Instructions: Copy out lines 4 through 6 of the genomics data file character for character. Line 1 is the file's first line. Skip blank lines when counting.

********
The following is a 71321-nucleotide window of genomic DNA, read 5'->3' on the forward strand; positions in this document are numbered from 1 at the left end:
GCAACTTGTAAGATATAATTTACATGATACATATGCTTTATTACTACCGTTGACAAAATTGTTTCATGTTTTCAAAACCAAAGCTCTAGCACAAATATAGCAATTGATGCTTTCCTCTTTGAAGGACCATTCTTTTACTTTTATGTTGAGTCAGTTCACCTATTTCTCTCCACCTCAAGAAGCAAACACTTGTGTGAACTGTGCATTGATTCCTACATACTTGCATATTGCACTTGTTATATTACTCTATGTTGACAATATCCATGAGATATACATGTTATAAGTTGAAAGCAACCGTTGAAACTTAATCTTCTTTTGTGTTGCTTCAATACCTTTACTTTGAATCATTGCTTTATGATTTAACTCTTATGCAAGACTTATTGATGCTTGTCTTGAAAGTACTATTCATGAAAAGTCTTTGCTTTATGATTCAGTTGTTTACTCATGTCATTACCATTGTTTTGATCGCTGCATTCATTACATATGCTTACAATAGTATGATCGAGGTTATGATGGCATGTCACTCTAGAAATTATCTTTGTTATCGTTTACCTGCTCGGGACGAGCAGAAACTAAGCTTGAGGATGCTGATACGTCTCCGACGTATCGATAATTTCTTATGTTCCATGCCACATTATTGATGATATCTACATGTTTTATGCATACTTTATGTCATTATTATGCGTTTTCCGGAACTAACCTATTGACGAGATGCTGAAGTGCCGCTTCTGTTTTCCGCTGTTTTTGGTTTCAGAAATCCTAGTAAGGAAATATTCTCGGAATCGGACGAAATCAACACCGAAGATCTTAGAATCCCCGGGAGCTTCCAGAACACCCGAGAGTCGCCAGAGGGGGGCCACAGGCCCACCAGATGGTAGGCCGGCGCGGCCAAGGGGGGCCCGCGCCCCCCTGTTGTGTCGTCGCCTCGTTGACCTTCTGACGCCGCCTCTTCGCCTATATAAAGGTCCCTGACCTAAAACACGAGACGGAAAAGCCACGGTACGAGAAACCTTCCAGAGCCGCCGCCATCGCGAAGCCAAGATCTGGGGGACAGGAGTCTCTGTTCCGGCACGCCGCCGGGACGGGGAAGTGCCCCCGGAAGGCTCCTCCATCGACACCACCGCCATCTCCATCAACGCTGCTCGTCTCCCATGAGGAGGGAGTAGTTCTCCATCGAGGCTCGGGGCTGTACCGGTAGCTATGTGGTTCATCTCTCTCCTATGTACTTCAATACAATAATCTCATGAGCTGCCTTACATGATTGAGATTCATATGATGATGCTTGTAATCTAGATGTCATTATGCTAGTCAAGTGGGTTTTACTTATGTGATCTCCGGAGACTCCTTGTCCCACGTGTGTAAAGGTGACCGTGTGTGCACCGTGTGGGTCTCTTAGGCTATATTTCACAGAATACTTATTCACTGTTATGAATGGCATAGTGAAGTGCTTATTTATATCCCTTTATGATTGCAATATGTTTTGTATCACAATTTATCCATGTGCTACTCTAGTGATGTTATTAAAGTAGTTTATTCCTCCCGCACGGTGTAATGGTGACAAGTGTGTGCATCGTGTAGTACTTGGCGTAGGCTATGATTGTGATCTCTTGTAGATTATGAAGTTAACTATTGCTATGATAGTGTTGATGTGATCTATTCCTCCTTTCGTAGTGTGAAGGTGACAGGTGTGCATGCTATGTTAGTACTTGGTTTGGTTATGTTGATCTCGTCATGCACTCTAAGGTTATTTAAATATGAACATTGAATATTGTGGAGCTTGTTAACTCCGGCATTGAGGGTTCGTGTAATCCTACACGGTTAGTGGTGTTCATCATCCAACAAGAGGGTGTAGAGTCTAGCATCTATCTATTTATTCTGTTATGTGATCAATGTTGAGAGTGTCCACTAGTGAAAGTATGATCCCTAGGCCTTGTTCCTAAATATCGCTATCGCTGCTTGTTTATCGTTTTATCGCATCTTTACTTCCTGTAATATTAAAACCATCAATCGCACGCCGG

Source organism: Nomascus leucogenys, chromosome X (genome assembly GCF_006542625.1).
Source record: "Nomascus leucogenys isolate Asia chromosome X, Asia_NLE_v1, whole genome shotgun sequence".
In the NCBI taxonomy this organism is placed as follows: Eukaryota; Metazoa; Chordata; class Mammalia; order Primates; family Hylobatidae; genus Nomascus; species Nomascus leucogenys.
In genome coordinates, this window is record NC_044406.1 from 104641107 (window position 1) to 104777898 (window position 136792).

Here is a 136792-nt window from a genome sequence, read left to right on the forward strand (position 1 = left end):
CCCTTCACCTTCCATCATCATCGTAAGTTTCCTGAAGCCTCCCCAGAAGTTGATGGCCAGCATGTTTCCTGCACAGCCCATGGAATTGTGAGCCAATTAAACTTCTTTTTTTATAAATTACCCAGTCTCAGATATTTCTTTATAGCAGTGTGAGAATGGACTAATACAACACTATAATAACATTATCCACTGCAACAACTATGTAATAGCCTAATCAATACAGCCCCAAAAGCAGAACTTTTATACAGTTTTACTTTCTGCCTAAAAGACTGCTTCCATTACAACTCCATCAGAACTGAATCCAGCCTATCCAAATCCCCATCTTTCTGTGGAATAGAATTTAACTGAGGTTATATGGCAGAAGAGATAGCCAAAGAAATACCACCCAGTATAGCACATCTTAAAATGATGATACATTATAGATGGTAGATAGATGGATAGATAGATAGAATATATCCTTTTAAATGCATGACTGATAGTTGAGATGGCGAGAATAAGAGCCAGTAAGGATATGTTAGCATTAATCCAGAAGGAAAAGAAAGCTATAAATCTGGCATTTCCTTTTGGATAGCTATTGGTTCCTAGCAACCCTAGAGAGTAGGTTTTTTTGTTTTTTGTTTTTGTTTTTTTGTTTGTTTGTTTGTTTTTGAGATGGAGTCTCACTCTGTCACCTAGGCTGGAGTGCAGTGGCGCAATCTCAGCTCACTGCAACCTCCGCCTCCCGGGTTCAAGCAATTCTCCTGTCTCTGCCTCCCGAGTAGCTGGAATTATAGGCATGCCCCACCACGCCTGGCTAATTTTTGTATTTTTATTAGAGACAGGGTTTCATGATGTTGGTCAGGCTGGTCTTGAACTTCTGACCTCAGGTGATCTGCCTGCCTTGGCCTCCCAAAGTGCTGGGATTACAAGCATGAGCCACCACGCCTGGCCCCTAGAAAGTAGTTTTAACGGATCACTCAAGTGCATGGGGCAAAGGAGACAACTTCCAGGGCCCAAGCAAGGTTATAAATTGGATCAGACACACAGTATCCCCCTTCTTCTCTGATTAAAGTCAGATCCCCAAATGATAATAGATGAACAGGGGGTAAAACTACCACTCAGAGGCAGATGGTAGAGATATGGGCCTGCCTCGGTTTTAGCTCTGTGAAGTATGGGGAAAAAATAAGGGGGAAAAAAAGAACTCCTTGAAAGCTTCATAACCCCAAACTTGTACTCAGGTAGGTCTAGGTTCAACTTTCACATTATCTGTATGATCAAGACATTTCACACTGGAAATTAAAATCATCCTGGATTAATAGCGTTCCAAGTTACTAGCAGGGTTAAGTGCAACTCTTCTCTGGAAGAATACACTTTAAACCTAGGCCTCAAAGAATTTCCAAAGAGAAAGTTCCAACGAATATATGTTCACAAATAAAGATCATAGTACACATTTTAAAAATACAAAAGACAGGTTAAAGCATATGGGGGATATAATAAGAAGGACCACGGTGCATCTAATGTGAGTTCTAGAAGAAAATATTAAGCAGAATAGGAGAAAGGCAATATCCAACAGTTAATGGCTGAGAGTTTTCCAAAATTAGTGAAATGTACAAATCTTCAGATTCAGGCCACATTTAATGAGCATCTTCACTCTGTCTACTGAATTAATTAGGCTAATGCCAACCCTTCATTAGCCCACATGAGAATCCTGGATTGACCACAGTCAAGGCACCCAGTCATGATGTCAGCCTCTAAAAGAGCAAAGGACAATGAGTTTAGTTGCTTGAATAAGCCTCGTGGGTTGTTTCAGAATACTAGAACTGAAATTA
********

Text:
Source record: "Nomascus leucogenys isolate Asia chromosome X, Asia_NLE_v1, whole genome shotgun sequence".
In the NCBI taxonomy this organism is placed as follows: Eukaryota; Metazoa; Chordata; class Mammalia; order Primates; family Hylobatidae; genus Nomascus; species Nomascus leucogenys.
In genome coordinates, this window is record NC_044406.1 from 104641107 (window position 1) to 104777898 (window position 136792).